Professionals have a legal duty of care to their client to carry out their work to a reasonable standard and with reasonable care. A professional will be negligent if they have not performed to the standard required of them, and as a result, their client suffers damage or loss.
Requirements for a professional negligence claim
- The professional owes you a duty of care.
- The professional has breached that duty.
- You have suffered a financial loss.
When does the professional breach that duty?
A professional will breach the duty of care if they do not meet the standards which are expected by the law.
An example would be a solicitor handling a complex commercial property transaction or drafting a complex will. They would have to ensure they meet the same standard as a reasonably competent solicitor practising in those areas would meet. The law can be very complicated, but when looking at a professional negligence claim, there can be visible areas from the professionals' files of papers as to how the problem has arisen.
Sometimes it is simply not understanding what was required; it can also be a problem of not dealing with something in the time allowed, particularly in litigation claims where claims can be struck out for failing to comply with Court orders.
Was a loss suffered?
Having established that the professional owes you a duty of care and has breached that duty, you will also have to prove that you have suffered a loss, usually a financial loss. You will also have to prove the professionals' breach of duty has caused the particular loss you have suffered. Some losses can be indirect consequences of the mistake and maybe too remote to be the professional's responsibility. Some losses may have occurred anyway.
For example, a litigation claim that has struck out because the solicitor dealing with it failed to serve witness evidence in time. In a situation like this, a duty of care and breach of duty would be relatively easy to establish, but if the original litigation is going to be unsuccessful anyway, apart from some possible arguments about legal costs, the claimant has not lost the compensation he was seeking through the original litigation because he would have lost anyway.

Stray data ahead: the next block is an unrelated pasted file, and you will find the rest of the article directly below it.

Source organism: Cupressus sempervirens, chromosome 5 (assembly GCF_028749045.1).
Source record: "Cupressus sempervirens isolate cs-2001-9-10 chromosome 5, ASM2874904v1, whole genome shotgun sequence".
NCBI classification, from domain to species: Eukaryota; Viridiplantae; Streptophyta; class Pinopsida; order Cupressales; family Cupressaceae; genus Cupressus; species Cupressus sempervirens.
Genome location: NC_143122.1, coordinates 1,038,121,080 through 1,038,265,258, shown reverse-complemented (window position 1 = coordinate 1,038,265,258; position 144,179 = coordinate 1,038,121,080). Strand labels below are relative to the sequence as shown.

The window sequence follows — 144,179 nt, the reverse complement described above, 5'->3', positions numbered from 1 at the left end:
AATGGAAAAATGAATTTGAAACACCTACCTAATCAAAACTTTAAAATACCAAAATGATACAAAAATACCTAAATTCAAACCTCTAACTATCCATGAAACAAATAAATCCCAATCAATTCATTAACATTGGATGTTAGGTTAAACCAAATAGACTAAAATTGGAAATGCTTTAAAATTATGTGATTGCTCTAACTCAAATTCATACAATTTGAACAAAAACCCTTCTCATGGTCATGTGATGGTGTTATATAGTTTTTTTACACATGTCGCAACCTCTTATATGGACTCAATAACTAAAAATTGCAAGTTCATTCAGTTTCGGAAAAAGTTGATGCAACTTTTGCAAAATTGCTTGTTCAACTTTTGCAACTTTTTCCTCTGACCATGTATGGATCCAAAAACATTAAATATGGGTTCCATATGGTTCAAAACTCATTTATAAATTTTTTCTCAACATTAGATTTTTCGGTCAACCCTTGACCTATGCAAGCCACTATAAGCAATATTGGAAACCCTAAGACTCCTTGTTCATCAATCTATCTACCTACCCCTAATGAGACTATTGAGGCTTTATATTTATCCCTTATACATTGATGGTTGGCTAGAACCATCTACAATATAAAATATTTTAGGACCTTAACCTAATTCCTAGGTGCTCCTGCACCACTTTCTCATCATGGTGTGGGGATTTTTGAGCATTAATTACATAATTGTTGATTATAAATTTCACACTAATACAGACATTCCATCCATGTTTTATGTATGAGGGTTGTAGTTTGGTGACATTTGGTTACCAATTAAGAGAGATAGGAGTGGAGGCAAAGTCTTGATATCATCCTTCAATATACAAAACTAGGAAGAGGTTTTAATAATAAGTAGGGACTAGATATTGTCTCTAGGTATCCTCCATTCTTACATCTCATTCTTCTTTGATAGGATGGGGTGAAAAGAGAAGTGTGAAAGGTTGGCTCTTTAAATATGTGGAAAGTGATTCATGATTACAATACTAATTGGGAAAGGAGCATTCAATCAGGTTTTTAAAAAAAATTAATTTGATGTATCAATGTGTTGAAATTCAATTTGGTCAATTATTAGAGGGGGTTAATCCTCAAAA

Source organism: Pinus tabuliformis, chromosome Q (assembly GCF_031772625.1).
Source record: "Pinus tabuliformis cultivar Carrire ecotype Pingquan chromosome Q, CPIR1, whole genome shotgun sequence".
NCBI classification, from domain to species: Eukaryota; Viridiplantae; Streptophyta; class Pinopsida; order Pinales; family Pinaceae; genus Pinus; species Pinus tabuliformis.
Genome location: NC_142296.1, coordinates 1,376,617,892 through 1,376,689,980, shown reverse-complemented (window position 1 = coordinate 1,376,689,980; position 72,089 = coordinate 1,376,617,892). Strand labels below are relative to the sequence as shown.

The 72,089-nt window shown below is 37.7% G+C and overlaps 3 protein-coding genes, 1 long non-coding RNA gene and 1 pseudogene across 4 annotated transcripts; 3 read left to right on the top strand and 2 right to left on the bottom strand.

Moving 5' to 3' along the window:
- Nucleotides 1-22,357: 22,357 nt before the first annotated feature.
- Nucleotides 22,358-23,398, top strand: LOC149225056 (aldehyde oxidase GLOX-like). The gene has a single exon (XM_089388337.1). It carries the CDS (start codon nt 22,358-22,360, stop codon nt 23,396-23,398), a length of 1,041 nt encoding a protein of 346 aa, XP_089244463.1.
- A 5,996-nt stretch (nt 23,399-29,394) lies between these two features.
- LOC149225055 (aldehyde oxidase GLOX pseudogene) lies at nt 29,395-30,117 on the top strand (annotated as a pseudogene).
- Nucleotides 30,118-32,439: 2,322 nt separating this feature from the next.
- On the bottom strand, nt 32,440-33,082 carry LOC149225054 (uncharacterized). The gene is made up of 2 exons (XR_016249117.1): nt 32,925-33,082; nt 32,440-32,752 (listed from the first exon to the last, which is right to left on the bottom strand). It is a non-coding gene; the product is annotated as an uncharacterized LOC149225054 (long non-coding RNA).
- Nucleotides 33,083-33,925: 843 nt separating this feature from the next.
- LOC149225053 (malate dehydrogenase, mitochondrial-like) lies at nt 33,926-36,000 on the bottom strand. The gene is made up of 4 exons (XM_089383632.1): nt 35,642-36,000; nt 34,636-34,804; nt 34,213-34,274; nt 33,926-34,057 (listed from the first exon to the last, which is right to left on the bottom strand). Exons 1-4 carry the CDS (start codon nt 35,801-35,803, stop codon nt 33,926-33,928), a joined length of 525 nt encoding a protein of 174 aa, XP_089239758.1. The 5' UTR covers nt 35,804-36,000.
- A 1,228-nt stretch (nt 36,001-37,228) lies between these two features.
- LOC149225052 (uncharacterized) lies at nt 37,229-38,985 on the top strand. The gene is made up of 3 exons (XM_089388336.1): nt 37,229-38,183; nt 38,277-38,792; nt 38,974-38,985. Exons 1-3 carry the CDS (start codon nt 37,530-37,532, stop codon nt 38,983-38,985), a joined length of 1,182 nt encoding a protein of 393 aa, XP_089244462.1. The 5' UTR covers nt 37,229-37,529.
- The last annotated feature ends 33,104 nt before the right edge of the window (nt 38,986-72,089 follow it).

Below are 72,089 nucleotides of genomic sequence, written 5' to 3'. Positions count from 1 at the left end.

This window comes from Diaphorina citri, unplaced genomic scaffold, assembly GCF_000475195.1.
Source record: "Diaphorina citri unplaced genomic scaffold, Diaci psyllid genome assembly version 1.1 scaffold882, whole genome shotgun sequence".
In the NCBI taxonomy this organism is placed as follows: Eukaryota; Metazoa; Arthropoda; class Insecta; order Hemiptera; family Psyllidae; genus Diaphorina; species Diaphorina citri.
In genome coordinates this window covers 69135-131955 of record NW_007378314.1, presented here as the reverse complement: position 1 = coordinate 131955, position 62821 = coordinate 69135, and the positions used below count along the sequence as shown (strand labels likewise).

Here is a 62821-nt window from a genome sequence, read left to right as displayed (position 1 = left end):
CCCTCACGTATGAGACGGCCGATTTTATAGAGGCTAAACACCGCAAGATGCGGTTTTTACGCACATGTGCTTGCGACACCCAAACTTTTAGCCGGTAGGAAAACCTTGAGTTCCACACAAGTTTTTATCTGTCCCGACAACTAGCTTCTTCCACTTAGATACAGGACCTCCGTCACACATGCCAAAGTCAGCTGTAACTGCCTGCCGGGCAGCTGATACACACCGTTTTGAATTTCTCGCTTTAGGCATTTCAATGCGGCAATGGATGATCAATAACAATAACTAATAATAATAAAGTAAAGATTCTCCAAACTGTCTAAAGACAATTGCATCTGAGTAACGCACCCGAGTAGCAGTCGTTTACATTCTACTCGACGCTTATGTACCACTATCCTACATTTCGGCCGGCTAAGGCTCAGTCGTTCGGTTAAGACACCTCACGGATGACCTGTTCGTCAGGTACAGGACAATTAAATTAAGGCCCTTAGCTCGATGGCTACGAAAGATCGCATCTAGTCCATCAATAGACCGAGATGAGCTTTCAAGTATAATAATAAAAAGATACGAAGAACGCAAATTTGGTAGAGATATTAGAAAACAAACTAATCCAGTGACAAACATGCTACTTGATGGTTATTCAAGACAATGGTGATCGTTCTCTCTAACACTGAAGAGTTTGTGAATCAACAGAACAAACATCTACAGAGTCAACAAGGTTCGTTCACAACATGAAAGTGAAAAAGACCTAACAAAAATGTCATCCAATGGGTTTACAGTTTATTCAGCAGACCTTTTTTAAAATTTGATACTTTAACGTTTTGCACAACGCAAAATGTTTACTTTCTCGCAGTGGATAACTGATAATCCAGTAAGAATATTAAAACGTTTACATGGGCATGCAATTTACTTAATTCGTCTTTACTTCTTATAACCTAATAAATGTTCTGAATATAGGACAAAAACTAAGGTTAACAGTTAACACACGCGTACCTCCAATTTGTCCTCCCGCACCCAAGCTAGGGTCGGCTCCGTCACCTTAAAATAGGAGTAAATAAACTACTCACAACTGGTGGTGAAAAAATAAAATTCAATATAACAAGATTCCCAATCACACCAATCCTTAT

Cases such as these are quite common and are known as "loss of chance" cases. In these situations, the Court will assess the percentage chances of success of the original litigation and will apply that percentage to the damages which would have been awarded if the claim had proceeded and was successful.
Are there time limits on professional negligence claims?
The law allows quite a long time to bring a claim for professional negligence. Generally, the time limit is six years from the date of the breach of contract or the date of loss. There are different time limits that can apply in other specific circumstances.
For example, where you have suffered what is known as latent damage, that is hidden damage. Disputes and transactions can take many years, and if a Solicitor is instructed, a large part of the 6-year time limit may already have passed. If you think that a piece of litigation or a transaction has been going on for a long time and does not appear to be going in the right direction, it is crucial to seek independent advice.
The six-year limitation clock stops running when a claim form is issued or if the parties reach an agreement known as a standstill agreement which "stops the clock running" for usually an agreed period of time.